Sensors from 2,000 sites across the US have enabled scientists to prove the often hypothesized phenomenon of "bow waves." Researchers have what they are claiming is the "first unambiguous evidence" of upper atmospheric bow waves in the wake of an eclipse.
The detection was the result of a collaboration between MIT's Haystack Observatory and Norway's University of Tromsø.
The Great American Eclipse afforded an opportunity to conduct scientific research using equipment based in America. The hypothesis that a solar eclipse would produce bow waves in the upper atmosphere was proposed in 1970. According to this idea, as the Moon's shadow is falling onto the atmosphere and moving across the planet with supersonic speed, the temperature dramatically falls.
This rapidly moving shadow causes gravity waves in the upper atmosphere. Since the initial proposal in 1970, several attempts have been made to observe these waves. For starters, a 1973 study was inconclusive.
In a 1976 eclipse in Australia, Microbarographs were used to observe and that study produced findings that were consistent with the eclipse bow wave hypothesis. Then, data consistent with eclipse bow waves were observed in 1987 - but neither of these events produced conclusive results.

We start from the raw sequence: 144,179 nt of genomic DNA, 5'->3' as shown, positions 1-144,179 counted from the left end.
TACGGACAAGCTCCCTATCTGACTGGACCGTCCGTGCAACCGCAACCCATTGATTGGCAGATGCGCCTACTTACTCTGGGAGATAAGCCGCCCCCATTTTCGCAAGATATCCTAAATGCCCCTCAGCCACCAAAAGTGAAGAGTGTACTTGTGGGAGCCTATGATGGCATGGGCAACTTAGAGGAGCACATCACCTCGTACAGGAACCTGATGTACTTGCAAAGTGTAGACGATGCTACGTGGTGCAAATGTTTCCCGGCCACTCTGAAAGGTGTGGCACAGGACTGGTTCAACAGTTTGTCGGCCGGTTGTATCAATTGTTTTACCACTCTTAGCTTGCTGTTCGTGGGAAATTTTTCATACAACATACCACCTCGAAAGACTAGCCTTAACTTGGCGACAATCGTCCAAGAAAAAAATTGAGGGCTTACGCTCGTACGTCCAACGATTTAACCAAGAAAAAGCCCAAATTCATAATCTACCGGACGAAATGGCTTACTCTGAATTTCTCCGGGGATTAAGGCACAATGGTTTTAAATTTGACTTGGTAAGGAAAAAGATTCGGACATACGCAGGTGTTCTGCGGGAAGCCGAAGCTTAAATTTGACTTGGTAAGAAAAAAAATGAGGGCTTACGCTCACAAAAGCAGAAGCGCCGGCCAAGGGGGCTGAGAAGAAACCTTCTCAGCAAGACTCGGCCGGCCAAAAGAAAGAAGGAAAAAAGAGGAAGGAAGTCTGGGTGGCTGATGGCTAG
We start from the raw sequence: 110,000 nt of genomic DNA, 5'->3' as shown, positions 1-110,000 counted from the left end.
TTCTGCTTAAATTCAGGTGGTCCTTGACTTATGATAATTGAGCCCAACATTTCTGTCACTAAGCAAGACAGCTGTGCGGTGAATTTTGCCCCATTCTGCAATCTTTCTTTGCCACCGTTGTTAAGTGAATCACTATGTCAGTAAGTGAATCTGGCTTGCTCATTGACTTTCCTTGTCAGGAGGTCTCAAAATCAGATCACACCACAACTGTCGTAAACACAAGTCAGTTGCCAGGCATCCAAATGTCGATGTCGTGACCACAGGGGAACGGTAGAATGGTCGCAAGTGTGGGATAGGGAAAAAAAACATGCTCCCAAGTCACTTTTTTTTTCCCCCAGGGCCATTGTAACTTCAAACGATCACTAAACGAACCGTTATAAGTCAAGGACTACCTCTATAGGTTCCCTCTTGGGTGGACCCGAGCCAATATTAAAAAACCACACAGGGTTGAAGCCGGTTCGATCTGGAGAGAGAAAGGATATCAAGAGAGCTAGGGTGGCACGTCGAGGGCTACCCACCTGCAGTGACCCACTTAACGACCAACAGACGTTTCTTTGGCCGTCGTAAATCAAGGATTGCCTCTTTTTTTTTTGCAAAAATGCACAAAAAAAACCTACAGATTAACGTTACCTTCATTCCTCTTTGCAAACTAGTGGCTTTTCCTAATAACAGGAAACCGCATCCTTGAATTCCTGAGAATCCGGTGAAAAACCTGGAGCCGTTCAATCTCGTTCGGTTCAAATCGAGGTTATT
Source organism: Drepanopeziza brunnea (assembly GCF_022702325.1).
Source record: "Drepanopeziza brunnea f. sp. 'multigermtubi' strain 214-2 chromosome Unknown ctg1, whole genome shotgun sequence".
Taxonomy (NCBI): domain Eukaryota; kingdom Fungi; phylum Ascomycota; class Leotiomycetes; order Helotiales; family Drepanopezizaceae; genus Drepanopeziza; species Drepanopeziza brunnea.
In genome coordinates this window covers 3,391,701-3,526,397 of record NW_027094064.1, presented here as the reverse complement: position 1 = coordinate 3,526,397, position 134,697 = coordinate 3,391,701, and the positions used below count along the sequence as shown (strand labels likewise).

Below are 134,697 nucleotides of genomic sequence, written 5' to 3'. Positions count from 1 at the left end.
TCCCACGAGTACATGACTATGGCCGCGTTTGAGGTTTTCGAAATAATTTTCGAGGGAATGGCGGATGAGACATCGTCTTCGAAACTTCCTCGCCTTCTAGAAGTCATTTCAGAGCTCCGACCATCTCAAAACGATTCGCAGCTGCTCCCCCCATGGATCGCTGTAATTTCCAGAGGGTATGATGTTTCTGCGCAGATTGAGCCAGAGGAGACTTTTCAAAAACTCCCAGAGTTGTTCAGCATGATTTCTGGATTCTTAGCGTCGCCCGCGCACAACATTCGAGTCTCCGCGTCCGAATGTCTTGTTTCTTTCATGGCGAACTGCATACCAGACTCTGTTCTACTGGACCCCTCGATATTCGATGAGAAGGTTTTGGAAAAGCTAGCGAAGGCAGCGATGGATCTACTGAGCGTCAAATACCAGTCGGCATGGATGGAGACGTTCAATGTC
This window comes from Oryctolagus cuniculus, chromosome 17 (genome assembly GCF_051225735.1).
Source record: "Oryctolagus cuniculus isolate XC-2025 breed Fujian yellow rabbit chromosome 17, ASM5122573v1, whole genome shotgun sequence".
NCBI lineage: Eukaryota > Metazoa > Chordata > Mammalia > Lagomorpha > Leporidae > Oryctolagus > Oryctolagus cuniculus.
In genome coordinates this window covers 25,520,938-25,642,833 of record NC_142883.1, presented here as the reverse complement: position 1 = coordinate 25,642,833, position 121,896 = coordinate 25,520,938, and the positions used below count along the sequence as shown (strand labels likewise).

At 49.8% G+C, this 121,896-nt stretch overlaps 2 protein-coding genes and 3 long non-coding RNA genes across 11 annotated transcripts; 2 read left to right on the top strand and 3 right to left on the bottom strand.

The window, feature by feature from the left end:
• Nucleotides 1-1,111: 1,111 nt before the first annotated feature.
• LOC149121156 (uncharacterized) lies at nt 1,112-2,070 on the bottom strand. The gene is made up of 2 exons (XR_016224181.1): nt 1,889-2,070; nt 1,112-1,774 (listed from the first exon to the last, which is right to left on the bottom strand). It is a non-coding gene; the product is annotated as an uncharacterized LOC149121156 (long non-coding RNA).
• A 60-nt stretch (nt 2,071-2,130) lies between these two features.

The waves were announced to have been observed in 2011 by researchers from Taiwan using ground-based GPS satellite receivers to track a 2009 eclipse over Taiwan and Japan, looking for changes in electron content - a higher electron count means a higher level of ionization as electrons get stripped from atoms, creating a plasma. Gravity waves are essentially a higher concentration of plasma in the ionosphere and can be ascertained by that spike in electron content.
The researchers observed both bow and stern waves, wavelengths between 36 and 120 kilometres (22 and 75 miles), periods of three or five minutes, and travelling through the ionosphere at 100 metres (330 feet) per second.
The waves were observed as electron changes across central and eastern US, with 300-400 kilometre wavelength, periods of around 25 minutes, and traveling at speeds of 280 metres per second - too quickly to be attributed to known gravity wave disturbances we get due to typical ionospheric processes.
"This study reveals complex interconnections between the Sun, Moon, and Earth's neutral atmosphere and ionosphere, and demonstrates persistent coupling processes between different components of the Earth's atmosphere, a topic of significant community interest," the researchers wrote in their paper.